This is just one of many announced revitalization programs with the goal of preserving local businesses.

Contact Tracing

On Thursday, June 11, Governor Cuomo tweeted a photo of two iPhones, one receiving a call from “Your Ex” and one receiving a call from “NYS Contact Tracing.” The former was captioned, “Don’t Pick Up” and the latter, “Please Pick Up.” The tweet read: “When you get a call from NYS Contact Tracing — Answer your phone!”

This meme, that appeared as an attempt to reach millennial and younger generations, is part of the Contact Tracing program launched by Cuomo and former Mayor Michael Bloomberg to track the virus’s spread based on testing results, by interviewing those who tested positive to locate where they contracted it.

While the tweet was met with mixed reviews (some applauding the humor: “This is quite comical Andrew!” and some sounding the “Big Brother” alarm bell: “Now this is there New WAY to track you, the excuse, the Coronavirus epidemic!”), the Governor released a statement saying, “Contact tracing is a proven public health tool which can profoundly help ‘box in’ the virus. Several countries, such as Germany, Singapore and South Korea, have used contact tracing effectively amidst the COVID-19 outbreak. As a result, those countries have been able to re-open for business quicker and have experienced fewer deaths and lower rates of infection.” There are still fears about the data that needs to be collected from individuals, and how it will be used.

Philharmonic Cancels Fall Season

While the New York Philharmonic continues to provide virtual concerts with “NY Phil Plays On,” it has decided to cancel the rest of its fall line-up of concerts through January 2021. They’re currently exploring options for carrying out the concerts in smaller spaces with limited audiences, but they do not plan to resume live performances till January 6, 2021 at the earliest.

President and CEO Deborah Borda released a statement, saying, “While the New York Philharmonic deeply regrets having to cancel our fall concerts, we had no choice. Our number one concern is the health and safety of our audiences, musicians, and employees. It has become very clear that large groups of people will not be able to safely gather for the remainder of the calendar year due to the COVID-19 pandemic.”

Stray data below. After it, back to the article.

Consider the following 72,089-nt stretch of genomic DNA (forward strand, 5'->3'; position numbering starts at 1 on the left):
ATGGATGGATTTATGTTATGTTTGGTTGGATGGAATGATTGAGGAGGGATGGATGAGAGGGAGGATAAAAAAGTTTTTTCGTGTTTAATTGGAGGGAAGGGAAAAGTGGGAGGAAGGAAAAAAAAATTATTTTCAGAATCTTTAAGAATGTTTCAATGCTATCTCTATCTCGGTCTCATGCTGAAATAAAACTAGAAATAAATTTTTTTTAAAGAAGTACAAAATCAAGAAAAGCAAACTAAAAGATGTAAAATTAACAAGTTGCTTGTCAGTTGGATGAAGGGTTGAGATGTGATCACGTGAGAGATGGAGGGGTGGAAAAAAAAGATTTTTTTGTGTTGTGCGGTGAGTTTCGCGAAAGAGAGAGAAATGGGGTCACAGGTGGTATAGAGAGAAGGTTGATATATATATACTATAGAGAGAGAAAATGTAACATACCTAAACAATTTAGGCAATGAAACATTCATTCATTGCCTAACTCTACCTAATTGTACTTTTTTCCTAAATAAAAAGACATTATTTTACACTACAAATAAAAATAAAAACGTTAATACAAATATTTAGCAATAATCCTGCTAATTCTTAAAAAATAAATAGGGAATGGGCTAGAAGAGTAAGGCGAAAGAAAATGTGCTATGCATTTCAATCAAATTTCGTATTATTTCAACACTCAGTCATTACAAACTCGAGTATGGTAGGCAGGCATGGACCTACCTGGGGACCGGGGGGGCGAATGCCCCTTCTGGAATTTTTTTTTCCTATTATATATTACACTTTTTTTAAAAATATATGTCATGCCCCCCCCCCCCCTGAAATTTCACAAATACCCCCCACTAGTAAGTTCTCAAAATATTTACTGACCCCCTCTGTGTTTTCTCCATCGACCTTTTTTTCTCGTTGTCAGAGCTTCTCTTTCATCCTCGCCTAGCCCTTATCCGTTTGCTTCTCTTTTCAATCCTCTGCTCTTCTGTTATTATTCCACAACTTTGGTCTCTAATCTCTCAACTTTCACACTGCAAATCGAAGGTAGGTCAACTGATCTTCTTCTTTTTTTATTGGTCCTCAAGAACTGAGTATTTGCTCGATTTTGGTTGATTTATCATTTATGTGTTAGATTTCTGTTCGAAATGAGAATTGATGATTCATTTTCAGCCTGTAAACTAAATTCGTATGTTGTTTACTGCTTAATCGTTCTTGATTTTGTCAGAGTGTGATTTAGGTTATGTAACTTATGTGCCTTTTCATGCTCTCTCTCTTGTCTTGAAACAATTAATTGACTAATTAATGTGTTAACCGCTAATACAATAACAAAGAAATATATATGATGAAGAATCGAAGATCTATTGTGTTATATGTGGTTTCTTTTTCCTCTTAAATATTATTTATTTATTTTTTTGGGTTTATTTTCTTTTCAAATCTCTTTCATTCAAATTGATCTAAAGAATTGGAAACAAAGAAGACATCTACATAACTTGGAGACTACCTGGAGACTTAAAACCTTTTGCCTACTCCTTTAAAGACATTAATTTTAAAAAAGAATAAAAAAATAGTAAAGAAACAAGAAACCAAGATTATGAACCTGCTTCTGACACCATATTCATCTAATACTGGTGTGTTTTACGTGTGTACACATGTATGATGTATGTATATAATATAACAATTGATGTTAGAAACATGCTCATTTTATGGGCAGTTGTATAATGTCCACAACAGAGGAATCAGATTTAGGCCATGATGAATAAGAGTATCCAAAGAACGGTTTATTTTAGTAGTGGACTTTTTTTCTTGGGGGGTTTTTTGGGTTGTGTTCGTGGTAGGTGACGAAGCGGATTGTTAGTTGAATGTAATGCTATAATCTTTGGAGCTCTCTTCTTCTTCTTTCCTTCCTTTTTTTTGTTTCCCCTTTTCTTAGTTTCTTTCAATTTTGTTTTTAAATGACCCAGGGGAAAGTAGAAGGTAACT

NYC’S Smallest Museum Goes Booksmart

Mmuseumm, the city’s smallest and most oddly spelled museum, has been hit by the coronavirus pandemic like every other museum in the city. However, it’s back to doing things a little differently as usual, as it decides to release its entire 2020 exhibition in book version. The 300-page “Jumbo Catalog” consists of pictures of a variety of objects that are a part of the museum’s 2020 exhibition on “power.” The objects range from credit cards and clock faces, to dollar bills and doorknobs.

According to curator Alex Kalman, the 36 square-foot Tribeca space might open a lot sooner than other hard-hit institutions in the city, since its maximum capacity of three people works well in socially-distanced times. Plus, the availability of peepholes outside the museum makes it easier for those from the outside wanting to view the gallery without actually entering it.

Taking Temperatures

At his Saturday briefing, Governor Andrew Cuomo spoke of reduced coronavirus numbers. Earlier this week, NYC reported no new deaths in a single day, and Friday’s death toll of 26 fatalities was down from Thursday’s low of 42 in the state. This “really really good news,” Cuomo said, allowed him to take steps to further reopen the state. As the city prepares to start phase one of reopening on Monday, the governor spoke of signing an executive order that would allow all commercial buildings to take the temperature of anyone entering.

Centers of Excellence

Today the mayor announced the creation of three “COVID-19 Centers of Excellence” that will support communities of color that have been hit the hardest by the coronavirus pandemic. The centers, located in Bushwick, Jackson Heights and Tretmont, will provide comprehensive outpatient services for patients recovering from the virus.